Agents of Socialisation

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From the moment we are born, we all go through a process of socialisation. During this time we learn the norms and values of our society. There is some debate as to how much of what makes us different as individuals is due to the influence of society or whether we are in some way biologically programmed. The nature or nurture debate is important to consider when studying the nature of socialisation as the roles played by social influence and biological influence are both relevant. When studying socialisation sociologists are more interested in looking at social influence and nurture factors.

Primary socialisation begins as soon as we are born, and usually continues until a child begins primary school. This time period is when parents play the most significant role and is the reason why family is seen as the most important agent of primary socialisation. As more mothers go back to work after maternity leave and place their children with childminders or in nurseries, they can also be seen as primary agents of socialisation. It could be argued that the media has an influence also as there are television programmes designed for small children, such as CITV and CBeebies.

When children become more independent they start to spend less time with their parents and more time in school or with their friends. This is when Secondary socialisation begins. These social influences become more significant in a child’s life as time goes on. The agents of secondary socialisation are education, peer groups, religion and the media (in later life the workplace is also included in this list.) All these agents, including family, are significant in the process of learning the norms, values and culture of society.

Functionalists believe that each part of the social structure has a function or use, which allows society to run smoothly. Society is based on consensus and agreement about the way things should be in society, what is right and what is important. Socialisation is a lifelong process by which we keep learning and developing as human beings. The most important primary agent of socialisation is family, playing an important role in shaping the life and behaviour of individuals within society by teaching the basic norms and values. Children copy the behaviour of family members and use them as role models and by imitating them they learn the correct way of behaving. Basic norms as what time to eat, where they sleep, when to wash, etc are passed on naturally. These norms can also reflect the importance of mealtimes in maintaining good family relations. Other ways in which the family can influence socialisation is by rewarding good behaviour with praise or treats and discourage unwanted behaviour by withdrawal of pocket money or using a ‘time-out’.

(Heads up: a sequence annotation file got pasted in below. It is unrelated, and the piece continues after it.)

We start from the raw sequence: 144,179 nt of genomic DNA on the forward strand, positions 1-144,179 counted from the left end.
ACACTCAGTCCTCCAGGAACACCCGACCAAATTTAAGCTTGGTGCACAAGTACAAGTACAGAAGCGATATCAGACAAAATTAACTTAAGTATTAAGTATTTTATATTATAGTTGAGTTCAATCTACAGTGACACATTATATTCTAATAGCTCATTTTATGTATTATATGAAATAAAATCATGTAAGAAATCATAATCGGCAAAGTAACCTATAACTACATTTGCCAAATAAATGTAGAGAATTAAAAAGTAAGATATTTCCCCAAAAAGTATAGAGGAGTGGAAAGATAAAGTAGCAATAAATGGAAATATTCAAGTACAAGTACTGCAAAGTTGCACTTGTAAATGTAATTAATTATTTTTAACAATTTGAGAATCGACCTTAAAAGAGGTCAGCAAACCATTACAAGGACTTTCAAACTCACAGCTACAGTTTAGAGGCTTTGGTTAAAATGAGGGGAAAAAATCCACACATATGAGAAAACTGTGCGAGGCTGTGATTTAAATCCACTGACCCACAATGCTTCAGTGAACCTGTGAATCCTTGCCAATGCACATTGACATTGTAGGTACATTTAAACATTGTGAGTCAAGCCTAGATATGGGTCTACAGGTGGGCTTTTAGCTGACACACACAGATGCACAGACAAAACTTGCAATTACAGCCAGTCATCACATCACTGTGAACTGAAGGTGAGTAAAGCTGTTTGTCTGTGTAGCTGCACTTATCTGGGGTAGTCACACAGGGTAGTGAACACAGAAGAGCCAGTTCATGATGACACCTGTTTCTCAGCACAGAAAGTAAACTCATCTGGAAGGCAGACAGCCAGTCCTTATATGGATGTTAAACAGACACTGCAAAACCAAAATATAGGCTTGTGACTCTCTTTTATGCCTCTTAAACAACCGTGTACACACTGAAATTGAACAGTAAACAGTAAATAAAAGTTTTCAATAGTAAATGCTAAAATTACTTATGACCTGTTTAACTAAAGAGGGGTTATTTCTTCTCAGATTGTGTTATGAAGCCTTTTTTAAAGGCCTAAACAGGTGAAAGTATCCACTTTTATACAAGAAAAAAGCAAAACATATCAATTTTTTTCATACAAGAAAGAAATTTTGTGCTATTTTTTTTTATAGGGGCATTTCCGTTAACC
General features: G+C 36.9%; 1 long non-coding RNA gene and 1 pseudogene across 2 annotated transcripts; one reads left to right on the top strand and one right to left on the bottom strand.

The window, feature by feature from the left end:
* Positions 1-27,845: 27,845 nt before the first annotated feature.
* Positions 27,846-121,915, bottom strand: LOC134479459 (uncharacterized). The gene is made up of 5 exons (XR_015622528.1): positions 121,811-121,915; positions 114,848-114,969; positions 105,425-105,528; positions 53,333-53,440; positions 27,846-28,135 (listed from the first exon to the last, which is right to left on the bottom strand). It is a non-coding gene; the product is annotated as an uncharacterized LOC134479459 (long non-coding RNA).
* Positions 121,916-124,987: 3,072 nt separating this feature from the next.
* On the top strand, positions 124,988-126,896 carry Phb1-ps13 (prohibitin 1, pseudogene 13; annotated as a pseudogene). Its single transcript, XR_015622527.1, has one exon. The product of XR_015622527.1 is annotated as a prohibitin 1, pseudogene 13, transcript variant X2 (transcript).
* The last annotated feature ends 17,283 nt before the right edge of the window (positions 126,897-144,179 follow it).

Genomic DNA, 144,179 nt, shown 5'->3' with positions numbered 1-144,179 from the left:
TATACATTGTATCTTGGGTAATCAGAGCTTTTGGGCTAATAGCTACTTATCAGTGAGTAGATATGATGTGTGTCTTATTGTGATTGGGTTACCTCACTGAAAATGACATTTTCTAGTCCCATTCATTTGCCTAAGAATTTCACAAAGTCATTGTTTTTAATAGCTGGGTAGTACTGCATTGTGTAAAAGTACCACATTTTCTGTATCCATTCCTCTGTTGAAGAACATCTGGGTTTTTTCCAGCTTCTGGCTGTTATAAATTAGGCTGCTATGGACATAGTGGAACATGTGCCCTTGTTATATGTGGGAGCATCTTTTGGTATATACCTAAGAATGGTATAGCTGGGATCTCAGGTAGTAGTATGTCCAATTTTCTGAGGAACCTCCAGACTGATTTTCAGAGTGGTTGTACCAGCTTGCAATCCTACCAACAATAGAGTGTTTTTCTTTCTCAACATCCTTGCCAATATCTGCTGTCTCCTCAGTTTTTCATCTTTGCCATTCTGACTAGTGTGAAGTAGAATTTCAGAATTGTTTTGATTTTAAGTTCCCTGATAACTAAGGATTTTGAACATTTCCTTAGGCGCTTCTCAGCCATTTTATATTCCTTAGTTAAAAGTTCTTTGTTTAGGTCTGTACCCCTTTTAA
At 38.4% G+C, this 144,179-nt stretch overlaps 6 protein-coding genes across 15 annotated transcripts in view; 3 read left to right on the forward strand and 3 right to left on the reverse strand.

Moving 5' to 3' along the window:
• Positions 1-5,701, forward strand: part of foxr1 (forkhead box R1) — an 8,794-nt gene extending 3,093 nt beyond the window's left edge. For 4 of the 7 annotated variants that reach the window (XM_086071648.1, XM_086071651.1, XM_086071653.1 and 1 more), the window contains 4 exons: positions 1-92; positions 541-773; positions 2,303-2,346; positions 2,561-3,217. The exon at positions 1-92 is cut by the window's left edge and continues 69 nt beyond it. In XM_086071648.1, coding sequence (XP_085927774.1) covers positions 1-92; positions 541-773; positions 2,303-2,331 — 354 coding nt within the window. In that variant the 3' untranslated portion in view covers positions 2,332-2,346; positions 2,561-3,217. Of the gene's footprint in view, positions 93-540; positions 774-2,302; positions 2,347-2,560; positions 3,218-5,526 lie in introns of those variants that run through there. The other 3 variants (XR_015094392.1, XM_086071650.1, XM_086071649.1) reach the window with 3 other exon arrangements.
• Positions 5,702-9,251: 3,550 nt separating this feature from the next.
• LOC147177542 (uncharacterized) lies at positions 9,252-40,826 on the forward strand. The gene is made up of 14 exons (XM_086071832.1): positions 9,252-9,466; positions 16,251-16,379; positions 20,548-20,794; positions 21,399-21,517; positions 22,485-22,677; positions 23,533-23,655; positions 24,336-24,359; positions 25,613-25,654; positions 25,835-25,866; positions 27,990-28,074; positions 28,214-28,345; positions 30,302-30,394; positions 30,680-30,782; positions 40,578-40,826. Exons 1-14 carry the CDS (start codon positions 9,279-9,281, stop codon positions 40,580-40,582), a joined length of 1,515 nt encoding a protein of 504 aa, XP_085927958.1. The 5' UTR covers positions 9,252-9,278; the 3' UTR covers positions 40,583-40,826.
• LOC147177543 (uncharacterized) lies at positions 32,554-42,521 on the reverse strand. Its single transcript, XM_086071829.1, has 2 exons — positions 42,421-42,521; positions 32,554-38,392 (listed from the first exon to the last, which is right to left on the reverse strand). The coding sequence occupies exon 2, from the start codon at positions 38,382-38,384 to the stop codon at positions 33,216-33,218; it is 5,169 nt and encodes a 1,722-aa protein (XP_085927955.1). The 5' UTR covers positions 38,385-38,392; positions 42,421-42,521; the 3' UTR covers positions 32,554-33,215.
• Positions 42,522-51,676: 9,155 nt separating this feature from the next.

Ballard was a major researcher in the Asian community and found that Asian families worked hard to preserve traditional family ways in spite of difficulties like finding houses big enough for extended families. He saw there was the potential for successful ‘cultural navigation’, where someone navigates successfully between cultures helping to avoid a ‘generational culture clash’ with parents and grandparents, although there may still be disagreements about appropriate dress, arranged marriage, etc.

Gender roles are learned from an early age. A child who sees his father go out to work while his mother stays at home will have an effect of how a child sees gender roles. Father = breadwinner, mother = carer, cleaner, cook, etc. There is no guarantee that the child will grow up and fall into the same role but they may influence choices they make in later life. Feminists believe that our gender determines our life chances, and that because of hegemonic ideas of masculinity this usually favours men. Liberal feminists, such as Oakley argue that girls and boys are socialised in different ways. For example girls are encouraged to take on caring roles, which could lead to them having jobs such as...
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